Your property settlement agreement represents one of the most important parts of your Florida divorce. Most couples arrive at a fair and equitable property division on their own, but a court can decide this issue if you and your spouse fail to agree.
You may never have thought about it before, but Florida is a fair distribution state when it comes to marital property divisions, not a community property state. But that leaves you and your spouse to determine what constitutes a fair and equitable division. The Huffington Post reports that whatever "fair and equitable" may mean, the one thing it does not mean is that the two of you must split your marital property 50/50. Rather, since "fair and equitable" has no precise meaning, you and your spouse can divide up your property in whatever manner your situation calls for, as long as it does not leave one of you in a disadvantaged position.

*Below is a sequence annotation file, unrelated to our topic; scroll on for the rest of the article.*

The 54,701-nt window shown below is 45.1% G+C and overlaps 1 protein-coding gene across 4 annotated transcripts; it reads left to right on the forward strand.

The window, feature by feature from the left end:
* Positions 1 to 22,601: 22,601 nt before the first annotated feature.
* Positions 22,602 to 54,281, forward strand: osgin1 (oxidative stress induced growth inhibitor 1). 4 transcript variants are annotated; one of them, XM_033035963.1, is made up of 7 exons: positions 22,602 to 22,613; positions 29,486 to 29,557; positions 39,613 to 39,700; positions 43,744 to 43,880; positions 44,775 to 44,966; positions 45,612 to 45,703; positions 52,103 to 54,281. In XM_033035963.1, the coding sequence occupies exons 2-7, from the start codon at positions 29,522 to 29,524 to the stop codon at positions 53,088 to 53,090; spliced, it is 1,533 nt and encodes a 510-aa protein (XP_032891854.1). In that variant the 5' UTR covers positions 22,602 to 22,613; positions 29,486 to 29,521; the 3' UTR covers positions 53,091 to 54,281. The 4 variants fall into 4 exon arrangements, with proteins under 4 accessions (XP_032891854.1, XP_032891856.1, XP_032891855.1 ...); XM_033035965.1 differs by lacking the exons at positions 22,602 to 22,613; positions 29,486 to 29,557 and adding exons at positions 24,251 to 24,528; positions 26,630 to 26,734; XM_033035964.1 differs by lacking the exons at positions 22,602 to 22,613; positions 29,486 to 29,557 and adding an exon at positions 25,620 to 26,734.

Fair and equitable considerations
Remember, your property settlement agreement excludes the property that you and your spouse each owns separately. Only your marital property counts. Here are some things you and your spouse should consider when arriving at your agreement:
- What are your respective ages and respective health conditions?
- How much does each of you currently earn in salary or wages?
- How much more - of less - will each of you expect to earn in a few years?
- How much has each of you contributed to the marriage in nonfinancial ways?
- How long has your marriage lasted?
- What standard of living have you achieved during it?
This is general educational information and not intended to provide legal advice.